Microsoft plans to retire mainstream support for the much-maligned operating system – Windows Vista this week as well as for Office 2007.
Microsoft said it would offer extended support for both systems until 2017, but is making the effort to get users to buy Windows 7.
The next version of the company’s operating system, Windows 8, will likely be released in October of this year.
Microsoft’s Stella Chernyak also reminded users that on April 8, 2014, Microsoft will also officially end support for the even older Windows XP—first launched in 2001—and Office 2003.
“Windows XP and Office 2003 were great software releases for their time, but the technology environment has shifted. Technology continues to evolve and so do people’s needs and expectations. Modern users demand technologies that fit their personal work style and allow them to stay productive anywhere anytime, while businesses have an ever increasing need to protect data and ensure security, compliance and manageability,” she wrote.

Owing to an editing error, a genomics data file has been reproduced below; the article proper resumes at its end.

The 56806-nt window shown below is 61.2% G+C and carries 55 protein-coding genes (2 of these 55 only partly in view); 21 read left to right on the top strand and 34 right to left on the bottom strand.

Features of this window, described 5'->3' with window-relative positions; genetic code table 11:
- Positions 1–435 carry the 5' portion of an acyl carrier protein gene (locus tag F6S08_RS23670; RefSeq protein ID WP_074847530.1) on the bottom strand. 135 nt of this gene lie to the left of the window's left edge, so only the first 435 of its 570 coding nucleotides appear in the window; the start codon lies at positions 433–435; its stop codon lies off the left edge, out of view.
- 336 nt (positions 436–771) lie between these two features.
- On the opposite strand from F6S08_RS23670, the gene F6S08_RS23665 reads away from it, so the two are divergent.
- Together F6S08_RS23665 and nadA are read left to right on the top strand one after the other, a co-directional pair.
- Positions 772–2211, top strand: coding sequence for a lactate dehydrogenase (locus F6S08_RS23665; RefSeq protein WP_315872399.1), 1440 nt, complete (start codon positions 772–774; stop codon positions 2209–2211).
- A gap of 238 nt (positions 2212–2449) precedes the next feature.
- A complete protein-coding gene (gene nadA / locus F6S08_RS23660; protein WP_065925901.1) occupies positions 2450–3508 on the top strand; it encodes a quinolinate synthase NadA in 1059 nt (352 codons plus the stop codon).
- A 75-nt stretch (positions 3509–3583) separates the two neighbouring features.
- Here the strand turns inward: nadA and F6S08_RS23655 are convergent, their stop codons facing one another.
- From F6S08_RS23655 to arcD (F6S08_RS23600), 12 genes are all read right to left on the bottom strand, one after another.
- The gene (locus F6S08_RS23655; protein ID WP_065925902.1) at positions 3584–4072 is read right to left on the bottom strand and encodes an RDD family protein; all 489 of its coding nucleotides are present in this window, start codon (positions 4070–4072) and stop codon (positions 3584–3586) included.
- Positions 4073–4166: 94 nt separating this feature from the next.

“It is in a company’s—and its employees’—best interest to take advantage of the modern Windows and Office software that is designed with these needs in mind.”
Chernyak said it’s not only important for companies to finish upgrading to new versions before support runs out, but they should also be aware that by upgrading to Windows 7 and Office 2010 today they can gain substantial performance benefits while laying the foundation for future versions of these products.
She also noted that there have been more than 525 million Windows 7 licenses sold since its release. “If you haven’t yet already, we do hope that you take this end-of-support countdown as an opportunity to migrate your PCs to Windows 7 and Office 2010 so that your business and employees are more productive and secure,” she said.